has been established and staffed jointly by officers from the ANA, Pakistan Army and ISAF.

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The first joint border coordination centre (BCC) was inaugurated in the Torkham (Khyber) area
on 29 March 2008. The next two BCCs are being constructed at Lwara Pass in Paktika and
Nawa Pass in Kunar (TBC this calendar year).
NATO and the Allies are aware of the volatile security situation in Pakistan’s Federally
Administered Tribal Areas (FATA) Baluchistan and Northwest Frontier Province. The number of
cross border incursions from Pakistan to Afghanistan continues to be monitored.
Only if pressed: ISAF forces are frequently fired at from inside Pakistan, very close to the
border. In some cases defensive fire is required, against specific threats. Wherever possible,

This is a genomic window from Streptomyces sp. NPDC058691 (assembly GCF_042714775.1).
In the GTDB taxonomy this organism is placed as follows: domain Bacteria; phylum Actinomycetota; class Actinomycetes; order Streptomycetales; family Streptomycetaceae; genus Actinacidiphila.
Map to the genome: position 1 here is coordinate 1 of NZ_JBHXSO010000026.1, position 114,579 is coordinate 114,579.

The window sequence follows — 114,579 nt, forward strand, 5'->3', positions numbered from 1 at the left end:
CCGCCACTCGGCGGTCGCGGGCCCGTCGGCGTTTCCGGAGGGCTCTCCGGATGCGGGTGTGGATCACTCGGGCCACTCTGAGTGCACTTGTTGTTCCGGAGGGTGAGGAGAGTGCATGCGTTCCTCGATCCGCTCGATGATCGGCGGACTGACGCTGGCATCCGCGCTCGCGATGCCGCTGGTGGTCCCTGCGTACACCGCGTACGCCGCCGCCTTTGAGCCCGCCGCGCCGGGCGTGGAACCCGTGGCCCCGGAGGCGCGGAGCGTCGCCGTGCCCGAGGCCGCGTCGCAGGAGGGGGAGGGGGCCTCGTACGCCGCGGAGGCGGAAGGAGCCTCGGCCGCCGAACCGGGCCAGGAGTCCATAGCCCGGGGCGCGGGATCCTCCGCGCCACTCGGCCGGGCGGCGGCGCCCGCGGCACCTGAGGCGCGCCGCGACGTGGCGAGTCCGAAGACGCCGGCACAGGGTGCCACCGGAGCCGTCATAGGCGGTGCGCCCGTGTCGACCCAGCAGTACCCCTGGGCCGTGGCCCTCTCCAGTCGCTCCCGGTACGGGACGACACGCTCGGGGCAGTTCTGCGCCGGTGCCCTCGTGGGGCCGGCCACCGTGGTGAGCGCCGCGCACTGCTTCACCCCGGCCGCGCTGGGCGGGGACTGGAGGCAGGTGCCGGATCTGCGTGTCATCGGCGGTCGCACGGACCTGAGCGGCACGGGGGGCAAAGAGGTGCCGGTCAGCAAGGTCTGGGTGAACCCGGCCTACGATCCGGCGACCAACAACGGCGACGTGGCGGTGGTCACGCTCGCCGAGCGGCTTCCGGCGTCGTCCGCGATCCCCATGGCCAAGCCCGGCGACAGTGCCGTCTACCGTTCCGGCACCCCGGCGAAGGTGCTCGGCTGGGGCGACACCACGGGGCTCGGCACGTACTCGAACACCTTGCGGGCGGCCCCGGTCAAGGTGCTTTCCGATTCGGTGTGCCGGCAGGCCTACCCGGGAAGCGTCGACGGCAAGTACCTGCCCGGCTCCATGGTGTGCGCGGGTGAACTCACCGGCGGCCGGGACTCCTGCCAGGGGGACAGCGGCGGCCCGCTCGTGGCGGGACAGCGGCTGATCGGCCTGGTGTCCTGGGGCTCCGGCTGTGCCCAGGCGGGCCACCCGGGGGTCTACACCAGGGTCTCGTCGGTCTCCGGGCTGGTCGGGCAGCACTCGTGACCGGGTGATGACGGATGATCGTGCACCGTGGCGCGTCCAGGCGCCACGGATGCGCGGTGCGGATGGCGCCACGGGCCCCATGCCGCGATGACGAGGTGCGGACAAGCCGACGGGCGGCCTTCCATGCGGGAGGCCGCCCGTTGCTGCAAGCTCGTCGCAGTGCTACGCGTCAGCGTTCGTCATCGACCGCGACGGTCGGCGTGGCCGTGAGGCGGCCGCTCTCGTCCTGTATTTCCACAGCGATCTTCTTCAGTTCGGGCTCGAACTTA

such fire is pre-coordinated with the Pakistani military.
NATO calls on Afghanistan’s neighbours to act resolutely in support of the Afghan
Government’s efforts to build a stable Afghanistan with secure borders.
NATO looks forward to deepening the engagement with Afghanistan’s neighbours, particularly
Pakistan.
NATO/ISAF is currently enhancing its liaison arrangements in Pakistan to strengthen
coordination and communication with Pakistan’s military authorities.
NATO and the Pakistani Government are continuing their discussions on the development of a
transit agreement which will formalize arrangements whereby Allies and other nations
participating in ISAF to transport equipment to the ISAF theatre through Pakistan’s territory.
10. Launch of Operation TOLO
OP TOLO will begin on 1 November 2008 and will consolidate and build on the achievements of
OP SHAMSHIR. It is an ISAF/ANSF framework operation under which focused security operations